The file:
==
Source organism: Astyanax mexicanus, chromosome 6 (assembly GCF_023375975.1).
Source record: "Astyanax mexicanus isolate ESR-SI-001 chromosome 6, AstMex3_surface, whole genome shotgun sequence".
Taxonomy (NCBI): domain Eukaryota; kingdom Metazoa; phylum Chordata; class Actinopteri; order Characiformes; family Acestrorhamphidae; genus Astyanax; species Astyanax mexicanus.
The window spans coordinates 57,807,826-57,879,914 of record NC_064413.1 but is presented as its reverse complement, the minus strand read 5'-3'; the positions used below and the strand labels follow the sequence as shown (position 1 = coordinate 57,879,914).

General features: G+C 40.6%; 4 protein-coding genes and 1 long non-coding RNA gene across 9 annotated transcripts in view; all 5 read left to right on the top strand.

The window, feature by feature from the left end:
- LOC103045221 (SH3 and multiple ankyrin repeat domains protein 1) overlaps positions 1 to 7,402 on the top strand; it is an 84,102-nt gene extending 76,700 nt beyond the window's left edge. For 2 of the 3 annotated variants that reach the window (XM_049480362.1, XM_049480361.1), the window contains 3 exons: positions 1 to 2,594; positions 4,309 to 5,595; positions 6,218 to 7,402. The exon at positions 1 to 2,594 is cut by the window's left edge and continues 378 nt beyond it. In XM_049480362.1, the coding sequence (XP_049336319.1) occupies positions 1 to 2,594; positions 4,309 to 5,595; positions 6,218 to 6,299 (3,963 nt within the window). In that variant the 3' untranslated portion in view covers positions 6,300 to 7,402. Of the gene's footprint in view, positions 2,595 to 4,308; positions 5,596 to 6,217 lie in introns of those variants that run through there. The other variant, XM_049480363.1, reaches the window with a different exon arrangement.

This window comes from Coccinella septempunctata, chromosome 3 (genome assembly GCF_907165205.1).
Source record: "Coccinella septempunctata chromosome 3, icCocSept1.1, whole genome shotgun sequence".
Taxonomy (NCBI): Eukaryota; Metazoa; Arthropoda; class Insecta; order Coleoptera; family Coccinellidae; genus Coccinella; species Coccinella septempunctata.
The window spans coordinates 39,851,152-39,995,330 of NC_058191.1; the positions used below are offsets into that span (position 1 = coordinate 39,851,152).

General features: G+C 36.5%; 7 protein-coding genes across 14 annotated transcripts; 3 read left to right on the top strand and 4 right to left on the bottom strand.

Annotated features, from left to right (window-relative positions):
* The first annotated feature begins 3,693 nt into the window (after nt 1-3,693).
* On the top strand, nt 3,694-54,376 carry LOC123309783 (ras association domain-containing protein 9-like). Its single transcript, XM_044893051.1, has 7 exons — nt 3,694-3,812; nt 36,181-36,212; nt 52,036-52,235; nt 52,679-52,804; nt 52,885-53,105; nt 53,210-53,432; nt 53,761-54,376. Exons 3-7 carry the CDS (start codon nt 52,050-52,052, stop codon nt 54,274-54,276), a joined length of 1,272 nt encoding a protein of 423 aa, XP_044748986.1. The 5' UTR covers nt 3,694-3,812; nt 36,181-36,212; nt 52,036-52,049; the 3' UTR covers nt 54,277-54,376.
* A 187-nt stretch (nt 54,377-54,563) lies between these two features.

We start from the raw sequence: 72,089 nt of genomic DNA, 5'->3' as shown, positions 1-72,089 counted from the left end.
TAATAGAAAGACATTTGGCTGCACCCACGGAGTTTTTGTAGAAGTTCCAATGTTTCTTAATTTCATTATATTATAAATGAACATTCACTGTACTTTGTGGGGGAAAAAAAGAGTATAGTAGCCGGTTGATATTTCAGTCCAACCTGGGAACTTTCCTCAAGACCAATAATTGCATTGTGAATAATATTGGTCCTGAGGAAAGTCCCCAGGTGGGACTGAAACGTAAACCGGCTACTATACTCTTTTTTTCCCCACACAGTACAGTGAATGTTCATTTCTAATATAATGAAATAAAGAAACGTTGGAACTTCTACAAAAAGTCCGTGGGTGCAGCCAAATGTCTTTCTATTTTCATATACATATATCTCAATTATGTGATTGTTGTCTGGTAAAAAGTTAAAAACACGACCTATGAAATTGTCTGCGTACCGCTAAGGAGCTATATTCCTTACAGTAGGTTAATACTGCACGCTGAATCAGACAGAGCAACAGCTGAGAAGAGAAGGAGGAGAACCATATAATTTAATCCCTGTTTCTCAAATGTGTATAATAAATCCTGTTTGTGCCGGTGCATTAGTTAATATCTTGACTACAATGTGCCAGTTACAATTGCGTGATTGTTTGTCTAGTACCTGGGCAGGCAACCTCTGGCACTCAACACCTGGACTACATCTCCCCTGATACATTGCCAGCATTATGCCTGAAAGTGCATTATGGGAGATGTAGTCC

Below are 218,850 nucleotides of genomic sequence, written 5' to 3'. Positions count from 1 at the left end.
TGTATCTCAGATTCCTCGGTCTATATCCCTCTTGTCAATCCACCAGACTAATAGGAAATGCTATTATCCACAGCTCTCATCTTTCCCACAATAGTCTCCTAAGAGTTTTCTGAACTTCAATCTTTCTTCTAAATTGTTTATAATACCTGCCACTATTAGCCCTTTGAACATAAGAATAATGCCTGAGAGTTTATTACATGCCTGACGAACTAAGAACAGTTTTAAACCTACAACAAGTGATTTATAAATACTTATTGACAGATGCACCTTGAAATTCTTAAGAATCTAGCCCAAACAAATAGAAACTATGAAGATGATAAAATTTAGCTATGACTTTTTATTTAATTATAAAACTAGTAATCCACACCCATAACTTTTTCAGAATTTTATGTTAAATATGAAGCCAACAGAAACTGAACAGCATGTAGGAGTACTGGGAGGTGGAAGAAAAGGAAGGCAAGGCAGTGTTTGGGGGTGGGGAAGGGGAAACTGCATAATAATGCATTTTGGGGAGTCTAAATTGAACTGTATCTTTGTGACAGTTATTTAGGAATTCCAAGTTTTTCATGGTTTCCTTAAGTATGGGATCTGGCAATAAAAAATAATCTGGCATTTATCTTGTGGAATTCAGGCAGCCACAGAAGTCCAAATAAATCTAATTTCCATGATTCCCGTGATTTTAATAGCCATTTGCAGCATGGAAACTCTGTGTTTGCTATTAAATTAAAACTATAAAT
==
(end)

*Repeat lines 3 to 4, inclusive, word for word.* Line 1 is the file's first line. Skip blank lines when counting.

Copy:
Taxonomy (NCBI): domain Eukaryota; kingdom Metazoa; phylum Chordata; class Actinopteri; order Characiformes; family Acestrorhamphidae; genus Astyanax; species Astyanax mexicanus.
The window spans coordinates 57,807,826-57,879,914 of record NC_064413.1 but is presented as its reverse complement, the minus strand read 5'-3'; the positions used below and the strand labels follow the sequence as shown (position 1 = coordinate 57,879,914).